Sunday, May 19, 2013

Julien Donkey-boy (movie review)

I'm seeing more patterns in Harmony Korine films.  One is what I'll call "closure" where the presence of the camera is explained, not left open.  Trash Humpers goes furthest in this direction.  It's the Blair Witch Project solution:  the people in the film had one or more video cameras and were filming themselves.  That's making more and more sense, whereas in the old days the camera's point of view needed no explaining.

Donkey-boy on DVD is good because you get the special features, including an interview with the director himself.  They played a lot with strapping cameras to the sides of peoples heads or elsewhere and sending them into scenes where the cameras were unseen.  This has a Borat-like aspect in that some of the actors are real people who are clueless about being filmed.  Candid Camera.  However, we have less than complete closure in Donkey-boy.  The camera may be anchored to a first person point of view, but not because they have a camera in the story, and not because the camera's viewpoint has to be explained.

I only got it during the credits that the dad in this film is played by Werner Herzog.  He and his voice seemed so familiar, but I wasn't prepared to find Harmony's favorite director starring in one of Harmony's own films.  What a coup in a way, how fun for him.  Thanks Werner, for a brilliant somewhat dead pan performance (not unlike his narrator voice).

The DVD special feature also makes clear that Harmony was serious about presenting mental illness in an unvarnished, unsentimentalized vein.  We are encouraged to have empathy for Julien, whom we follow most closely, but as the reviewer at IMDB points out, for all we know he's guilty of some rather large sins. The church, a mix of Irish Catholic and Black Evangelical, is, I think, portrayed in the story as clueless, e.g. the priest keeps trying to talk him out of the pursuing voices he hears as a consequence, suggests he go see a shrink.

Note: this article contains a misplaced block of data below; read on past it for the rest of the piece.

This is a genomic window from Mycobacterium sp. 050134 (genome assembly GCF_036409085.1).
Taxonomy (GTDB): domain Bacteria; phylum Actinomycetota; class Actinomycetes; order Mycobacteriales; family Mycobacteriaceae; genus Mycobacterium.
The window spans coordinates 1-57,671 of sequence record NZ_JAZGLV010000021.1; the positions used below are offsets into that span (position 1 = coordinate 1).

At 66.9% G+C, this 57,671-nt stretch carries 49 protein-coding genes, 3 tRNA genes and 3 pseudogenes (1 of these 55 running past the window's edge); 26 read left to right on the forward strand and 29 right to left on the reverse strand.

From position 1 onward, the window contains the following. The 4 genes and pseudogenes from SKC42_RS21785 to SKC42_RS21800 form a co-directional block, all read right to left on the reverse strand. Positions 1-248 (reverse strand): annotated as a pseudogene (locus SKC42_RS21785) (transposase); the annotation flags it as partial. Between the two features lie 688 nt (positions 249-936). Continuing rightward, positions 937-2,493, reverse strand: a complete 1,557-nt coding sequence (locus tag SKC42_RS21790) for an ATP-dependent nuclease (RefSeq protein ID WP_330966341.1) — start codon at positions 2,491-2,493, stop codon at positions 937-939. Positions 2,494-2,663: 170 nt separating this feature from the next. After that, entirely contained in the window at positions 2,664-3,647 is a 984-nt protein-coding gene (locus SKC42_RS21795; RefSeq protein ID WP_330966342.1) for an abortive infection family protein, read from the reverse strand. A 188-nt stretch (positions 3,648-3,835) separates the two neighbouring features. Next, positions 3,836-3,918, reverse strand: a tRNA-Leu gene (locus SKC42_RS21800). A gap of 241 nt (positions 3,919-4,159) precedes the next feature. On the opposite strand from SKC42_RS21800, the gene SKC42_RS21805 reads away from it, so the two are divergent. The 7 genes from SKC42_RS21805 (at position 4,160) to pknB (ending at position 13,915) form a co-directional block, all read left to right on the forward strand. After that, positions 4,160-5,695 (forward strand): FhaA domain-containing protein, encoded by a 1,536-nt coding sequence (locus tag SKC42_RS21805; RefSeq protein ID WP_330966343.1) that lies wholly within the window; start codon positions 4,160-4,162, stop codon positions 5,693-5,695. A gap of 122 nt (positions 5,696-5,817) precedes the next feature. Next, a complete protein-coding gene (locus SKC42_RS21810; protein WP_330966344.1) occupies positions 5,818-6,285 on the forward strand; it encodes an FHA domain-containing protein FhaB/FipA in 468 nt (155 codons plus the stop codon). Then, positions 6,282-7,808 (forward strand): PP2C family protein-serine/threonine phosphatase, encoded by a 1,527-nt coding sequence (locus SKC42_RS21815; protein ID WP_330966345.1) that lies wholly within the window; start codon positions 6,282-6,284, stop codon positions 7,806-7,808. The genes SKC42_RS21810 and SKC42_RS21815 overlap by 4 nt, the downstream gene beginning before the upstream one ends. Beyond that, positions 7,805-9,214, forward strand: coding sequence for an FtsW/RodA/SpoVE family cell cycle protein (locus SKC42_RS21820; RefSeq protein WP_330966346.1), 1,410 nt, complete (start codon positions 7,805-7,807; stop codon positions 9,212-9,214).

The shrink does not show up in the final cut, but is in one of the deleted scenes.  The Julien character, brilliantly played, shows off more of what he can do.  An uncle in the mental hospital gets some credit:  Harmony insisted the actor spend some time with the role model for this character, the schizophrenic uncle.  We get some cuts to the hospital in special features.  This feels like Brad Pitt in 12 Monkeys and prepping for One Flew Over the Cuckoos Nest combined.  Harmony is tossing his hat in that ring, the ring of those who do their own homework where mental illness is concerned.

This movie was made after Gummo, but long before Trash Humpers and Spring Breakers.

One of the patterns in a Harmony Korine film is that an apparent murder or perhaps negligent manslaughter goes by almost as a footnote, not as a major plot point and not as a crime to be solved.  We're left to wander through these events, helpless spectators whose opinions and judgements may be of little relevance to the action.